Parkwood Outdoors’ rainforest zoo, Plantasia, is celebrating the births of newborns from two critically endangered species as part of its ongoing conservation work.
Staff at Plantasia welcomed a baby Egyptian tortoise in early April, closely followed by a clutch of Edwards pheasant chicks.
Both species are critically endangered, with numbers declining largely due to habitat destruction and other environmental threats.
The Egyptian Tortoise is thought to be extinct in its native country, with only a very small number surviving in bordering Libya.
The Edwards Pheasants are believed to be extinct in the wild, with no recorded sightings of the species in their native Vietnam since the year 2000.
After the park was forced to close once again at the start of 2021 due to the coronavirus pandemic, the zoo has concentrated all of their efforts on the fight against extinction and rehoming a number of species.
The newborns face a race in development to be shown the public when the park reopens on 17 May. General Manager Anthony Williams is looking forward to the reopening and delighted with the birth of the endangered species:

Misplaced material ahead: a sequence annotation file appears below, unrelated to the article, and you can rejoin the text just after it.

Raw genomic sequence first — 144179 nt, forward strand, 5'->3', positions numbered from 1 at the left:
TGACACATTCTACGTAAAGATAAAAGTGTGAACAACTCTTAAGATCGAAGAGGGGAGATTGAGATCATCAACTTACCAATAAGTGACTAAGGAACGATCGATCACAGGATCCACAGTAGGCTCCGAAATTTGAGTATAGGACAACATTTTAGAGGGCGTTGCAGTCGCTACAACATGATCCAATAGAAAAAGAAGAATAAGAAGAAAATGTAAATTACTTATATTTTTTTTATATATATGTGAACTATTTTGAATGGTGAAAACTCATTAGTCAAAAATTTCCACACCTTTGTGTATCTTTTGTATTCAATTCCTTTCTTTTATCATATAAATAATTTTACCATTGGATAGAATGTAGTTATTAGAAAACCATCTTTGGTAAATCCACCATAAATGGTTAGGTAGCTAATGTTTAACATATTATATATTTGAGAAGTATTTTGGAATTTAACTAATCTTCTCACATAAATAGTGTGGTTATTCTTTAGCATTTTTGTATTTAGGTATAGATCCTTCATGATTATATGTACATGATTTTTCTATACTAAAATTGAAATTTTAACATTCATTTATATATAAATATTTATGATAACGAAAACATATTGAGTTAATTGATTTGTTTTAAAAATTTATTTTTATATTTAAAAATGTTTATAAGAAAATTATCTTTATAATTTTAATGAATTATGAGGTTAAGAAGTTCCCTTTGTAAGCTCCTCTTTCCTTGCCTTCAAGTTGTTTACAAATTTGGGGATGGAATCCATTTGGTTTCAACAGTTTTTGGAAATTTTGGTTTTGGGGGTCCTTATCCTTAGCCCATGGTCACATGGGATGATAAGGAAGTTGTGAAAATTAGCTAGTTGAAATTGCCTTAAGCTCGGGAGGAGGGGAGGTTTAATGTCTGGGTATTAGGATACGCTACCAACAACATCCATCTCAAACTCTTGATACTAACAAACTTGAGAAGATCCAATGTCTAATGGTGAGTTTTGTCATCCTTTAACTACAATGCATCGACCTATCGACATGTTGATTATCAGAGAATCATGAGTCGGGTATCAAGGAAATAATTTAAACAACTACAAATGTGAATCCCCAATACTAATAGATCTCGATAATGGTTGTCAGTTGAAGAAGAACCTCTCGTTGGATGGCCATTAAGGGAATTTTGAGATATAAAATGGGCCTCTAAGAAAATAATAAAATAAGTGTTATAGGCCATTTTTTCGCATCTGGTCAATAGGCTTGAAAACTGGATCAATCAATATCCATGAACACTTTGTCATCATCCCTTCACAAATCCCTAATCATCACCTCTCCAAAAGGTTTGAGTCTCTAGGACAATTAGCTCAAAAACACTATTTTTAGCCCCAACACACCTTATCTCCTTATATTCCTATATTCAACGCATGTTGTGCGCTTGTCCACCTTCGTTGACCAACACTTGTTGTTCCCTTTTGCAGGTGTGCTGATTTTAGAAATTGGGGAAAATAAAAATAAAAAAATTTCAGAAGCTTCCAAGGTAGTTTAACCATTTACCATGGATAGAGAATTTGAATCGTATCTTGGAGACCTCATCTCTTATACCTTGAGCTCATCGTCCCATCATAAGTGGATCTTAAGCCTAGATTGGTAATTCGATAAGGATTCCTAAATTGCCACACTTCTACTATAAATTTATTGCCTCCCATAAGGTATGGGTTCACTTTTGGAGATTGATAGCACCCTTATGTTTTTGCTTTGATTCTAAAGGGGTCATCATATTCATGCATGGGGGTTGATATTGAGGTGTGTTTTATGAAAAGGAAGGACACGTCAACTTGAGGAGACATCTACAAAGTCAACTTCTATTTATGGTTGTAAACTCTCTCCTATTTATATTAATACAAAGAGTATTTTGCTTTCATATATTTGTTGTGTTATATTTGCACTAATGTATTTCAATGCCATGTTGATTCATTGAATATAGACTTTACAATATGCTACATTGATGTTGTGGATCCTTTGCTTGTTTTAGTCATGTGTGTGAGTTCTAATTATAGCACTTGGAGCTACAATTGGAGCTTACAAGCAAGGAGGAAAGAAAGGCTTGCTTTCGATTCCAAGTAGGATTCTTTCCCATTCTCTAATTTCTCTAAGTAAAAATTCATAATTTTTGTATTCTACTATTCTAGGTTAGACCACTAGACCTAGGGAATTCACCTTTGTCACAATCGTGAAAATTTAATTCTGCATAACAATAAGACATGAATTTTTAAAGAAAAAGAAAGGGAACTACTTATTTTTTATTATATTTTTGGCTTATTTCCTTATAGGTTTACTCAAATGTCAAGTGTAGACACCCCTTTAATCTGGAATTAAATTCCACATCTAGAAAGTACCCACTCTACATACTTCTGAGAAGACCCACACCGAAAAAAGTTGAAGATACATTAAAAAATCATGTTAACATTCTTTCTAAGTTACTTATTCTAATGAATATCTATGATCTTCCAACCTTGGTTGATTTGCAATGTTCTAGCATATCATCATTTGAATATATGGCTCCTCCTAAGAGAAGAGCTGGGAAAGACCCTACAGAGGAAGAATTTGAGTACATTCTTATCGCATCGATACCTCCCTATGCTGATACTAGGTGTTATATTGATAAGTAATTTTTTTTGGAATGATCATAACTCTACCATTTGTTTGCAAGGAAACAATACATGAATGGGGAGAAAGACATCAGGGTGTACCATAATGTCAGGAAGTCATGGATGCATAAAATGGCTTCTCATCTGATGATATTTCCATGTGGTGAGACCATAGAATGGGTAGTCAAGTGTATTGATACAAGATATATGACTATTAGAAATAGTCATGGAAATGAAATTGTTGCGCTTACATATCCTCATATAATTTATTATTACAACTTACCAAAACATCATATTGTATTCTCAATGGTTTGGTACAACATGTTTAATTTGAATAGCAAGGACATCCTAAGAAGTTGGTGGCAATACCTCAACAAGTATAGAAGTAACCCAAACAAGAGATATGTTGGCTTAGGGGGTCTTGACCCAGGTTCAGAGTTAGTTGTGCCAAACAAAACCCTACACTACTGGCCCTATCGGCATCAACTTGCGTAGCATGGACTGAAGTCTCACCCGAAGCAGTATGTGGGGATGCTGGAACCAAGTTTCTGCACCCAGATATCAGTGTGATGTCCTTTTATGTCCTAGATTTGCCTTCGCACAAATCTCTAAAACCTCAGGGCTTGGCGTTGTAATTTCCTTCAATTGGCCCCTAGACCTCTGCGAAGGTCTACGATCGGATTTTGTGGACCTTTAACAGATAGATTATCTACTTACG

“We are really looking forward to welcoming back guests later this month and hopefully they will be able to see the newborn Egyptian tortoise and Edwards pheasant chicks which are highly endangered species. We are delighted to have them at our zoo and they’re looking very healthy.”
Zoo and education manager Michael Colwill said: “The new arrivals are doing extremely well and growing stronger every day.
“The first six weeks are critical for their development, and our keeper team is doing an amazing job in facilitating this.
“The babies are a big boost to our conservation works, which we have tried to continue during closure, and they highlight the importance of zoos helping the survival of many species across the world.”